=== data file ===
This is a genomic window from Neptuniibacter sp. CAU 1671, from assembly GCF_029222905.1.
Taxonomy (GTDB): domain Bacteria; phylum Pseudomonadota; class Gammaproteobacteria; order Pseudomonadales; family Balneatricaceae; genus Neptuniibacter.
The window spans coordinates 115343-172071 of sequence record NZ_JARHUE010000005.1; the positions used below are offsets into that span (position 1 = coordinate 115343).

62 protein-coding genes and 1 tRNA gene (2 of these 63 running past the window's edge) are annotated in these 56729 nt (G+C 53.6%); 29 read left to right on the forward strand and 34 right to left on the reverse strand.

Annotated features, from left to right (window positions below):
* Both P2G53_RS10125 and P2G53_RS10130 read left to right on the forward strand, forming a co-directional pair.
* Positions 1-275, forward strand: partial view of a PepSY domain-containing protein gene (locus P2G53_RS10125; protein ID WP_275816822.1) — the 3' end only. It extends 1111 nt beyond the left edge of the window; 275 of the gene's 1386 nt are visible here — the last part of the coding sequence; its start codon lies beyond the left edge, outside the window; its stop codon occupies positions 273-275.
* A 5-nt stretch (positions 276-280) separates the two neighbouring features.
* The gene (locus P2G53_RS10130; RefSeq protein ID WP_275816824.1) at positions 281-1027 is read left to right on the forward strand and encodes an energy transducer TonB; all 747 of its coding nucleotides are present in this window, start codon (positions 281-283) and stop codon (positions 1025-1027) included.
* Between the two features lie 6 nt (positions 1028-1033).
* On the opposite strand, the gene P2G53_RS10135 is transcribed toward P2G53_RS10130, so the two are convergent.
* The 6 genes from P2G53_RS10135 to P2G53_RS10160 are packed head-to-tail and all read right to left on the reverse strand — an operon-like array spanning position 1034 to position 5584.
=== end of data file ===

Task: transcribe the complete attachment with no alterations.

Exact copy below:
This is a genomic window from Neptuniibacter sp. CAU 1671, from assembly GCF_029222905.1.
Taxonomy (GTDB): domain Bacteria; phylum Pseudomonadota; class Gammaproteobacteria; order Pseudomonadales; family Balneatricaceae; genus Neptuniibacter.
The window spans coordinates 115343-172071 of sequence record NZ_JARHUE010000005.1; the positions used below are offsets into that span (position 1 = coordinate 115343).

62 protein-coding genes and 1 tRNA gene (2 of these 63 running past the window's edge) are annotated in these 56729 nt (G+C 53.6%); 29 read left to right on the forward strand and 34 right to left on the reverse strand.

Annotated features, from left to right (window positions below):
* Both P2G53_RS10125 and P2G53_RS10130 read left to right on the forward strand, forming a co-directional pair.
* Positions 1-275, forward strand: partial view of a PepSY domain-containing protein gene (locus P2G53_RS10125; protein ID WP_275816822.1) — the 3' end only. It extends 1111 nt beyond the left edge of the window; 275 of the gene's 1386 nt are visible here — the last part of the coding sequence; its start codon lies beyond the left edge, outside the window; its stop codon occupies positions 273-275.
* A 5-nt stretch (positions 276-280) separates the two neighbouring features.
* The gene (locus P2G53_RS10130; RefSeq protein ID WP_275816824.1) at positions 281-1027 is read left to right on the forward strand and encodes an energy transducer TonB; all 747 of its coding nucleotides are present in this window, start codon (positions 281-283) and stop codon (positions 1025-1027) included.
* Between the two features lie 6 nt (positions 1028-1033).
* On the opposite strand, the gene P2G53_RS10135 is transcribed toward P2G53_RS10130, so the two are convergent.
* The 6 genes from P2G53_RS10135 to P2G53_RS10160 are packed head-to-tail and all read right to left on the reverse strand — an operon-like array spanning position 1034 to position 5584.